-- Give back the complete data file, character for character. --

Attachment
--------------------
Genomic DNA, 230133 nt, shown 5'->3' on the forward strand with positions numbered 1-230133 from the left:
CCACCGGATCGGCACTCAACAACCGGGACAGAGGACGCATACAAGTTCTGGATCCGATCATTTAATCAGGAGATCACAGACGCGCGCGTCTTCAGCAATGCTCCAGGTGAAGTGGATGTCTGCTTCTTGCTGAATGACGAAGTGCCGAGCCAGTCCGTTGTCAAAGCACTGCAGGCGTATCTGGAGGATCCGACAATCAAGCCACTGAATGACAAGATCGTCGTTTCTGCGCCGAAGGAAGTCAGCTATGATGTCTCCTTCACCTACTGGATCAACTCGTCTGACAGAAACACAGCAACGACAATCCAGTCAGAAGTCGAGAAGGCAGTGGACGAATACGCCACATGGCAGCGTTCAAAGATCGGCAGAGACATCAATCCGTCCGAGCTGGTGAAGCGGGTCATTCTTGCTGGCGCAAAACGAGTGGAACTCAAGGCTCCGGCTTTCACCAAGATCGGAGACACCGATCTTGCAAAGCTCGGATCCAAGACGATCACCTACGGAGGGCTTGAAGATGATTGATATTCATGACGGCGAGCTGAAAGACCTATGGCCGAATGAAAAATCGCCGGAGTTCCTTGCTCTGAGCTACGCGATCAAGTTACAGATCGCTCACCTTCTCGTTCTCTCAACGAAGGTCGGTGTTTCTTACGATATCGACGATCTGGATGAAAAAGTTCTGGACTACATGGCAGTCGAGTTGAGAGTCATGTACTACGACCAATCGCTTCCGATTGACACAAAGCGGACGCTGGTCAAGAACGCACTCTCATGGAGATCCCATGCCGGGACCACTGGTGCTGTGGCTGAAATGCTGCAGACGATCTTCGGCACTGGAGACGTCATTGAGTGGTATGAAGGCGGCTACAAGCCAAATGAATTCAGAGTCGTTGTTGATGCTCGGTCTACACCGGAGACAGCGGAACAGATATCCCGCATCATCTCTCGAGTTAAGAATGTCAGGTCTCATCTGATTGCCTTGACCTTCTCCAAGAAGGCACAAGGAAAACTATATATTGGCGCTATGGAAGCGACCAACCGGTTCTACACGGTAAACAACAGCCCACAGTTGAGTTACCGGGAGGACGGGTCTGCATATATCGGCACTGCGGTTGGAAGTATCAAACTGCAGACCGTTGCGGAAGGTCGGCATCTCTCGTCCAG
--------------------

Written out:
Genomic DNA, 230133 nt, shown 5'->3' on the forward strand with positions numbered 1-230133 from the left:
CCACCGGATCGGCACTCAACAACCGGGACAGAGGACGCATACAAGTTCTGGATCCGATCATTTAATCAGGAGATCACAGACGCGCGCGTCTTCAGCAATGCTCCAGGTGAAGTGGATGTCTGCTTCTTGCTGAATGACGAAGTGCCGAGCCAGTCCGTTGTCAAAGCACTGCAGGCGTATCTGGAGGATCCGACAATCAAGCCACTGAATGACAAGATCGTCGTTTCTGCGCCGAAGGAAGTCAGCTATGATGTCTCCTTCACCTACTGGATCAACTCGTCTGACAGAAACACAGCAACGACAATCCAGTCAGAAGTCGAGAAGGCAGTGGACGAATACGCCACATGGCAGCGTTCAAAGATCGGCAGAGACATCAATCCGTCCGAGCTGGTGAAGCGGGTCATTCTTGCTGGCGCAAAACGAGTGGAACTCAAGGCTCCGGCTTTCACCAAGATCGGAGACACCGATCTTGCAAAGCTCGGATCCAAGACGATCACCTACGGAGGGCTTGAAGATGATTGATATTCATGACGGCGAGCTGAAAGACCTATGGCCGAATGAAAAATCGCCGGAGTTCCTTGCTCTGAGCTACGCGATCAAGTTACAGATCGCTCACCTTCTCGTTCTCTCAACGAAGGTCGGTGTTTCTTACGATATCGACGATCTGGATGAAAAAGTTCTGGACTACATGGCAGTCGAGTTGAGAGTCATGTACTACGACCAATCGCTTCCGATTGACACAAAGCGGACGCTGGTCAAGAACGCACTCTCATGGAGATCCCATGCCGGGACCACTGGTGCTGTGGCTGAAATGCTGCAGACGATCTTCGGCACTGGAGACGTCATTGAGTGGTATGAAGGCGGCTACAAGCCAAATGAATTCAGAGTCGTTGTTGATGCTCGGTCTACACCGGAGACAGCGGAACAGATATCCCGCATCATCTCTCGAGTTAAGAATGTCAGGTCTCATCTGATTGCCTTGACCTTCTCCAAGAAGGCACAAGGAAAACTATATATTGGCGCTATGGAAGCGACCAACCGGTTCTACACGGTAAACAACAGCCCACAGTTGAGTTACCGGGAGGACGGGTCTGCATATATCGGCACTGCGGTTGGAAGTATCAAACTGCAGACCGTTGCGGAAGGTCGGCATCTCTCGTCCAG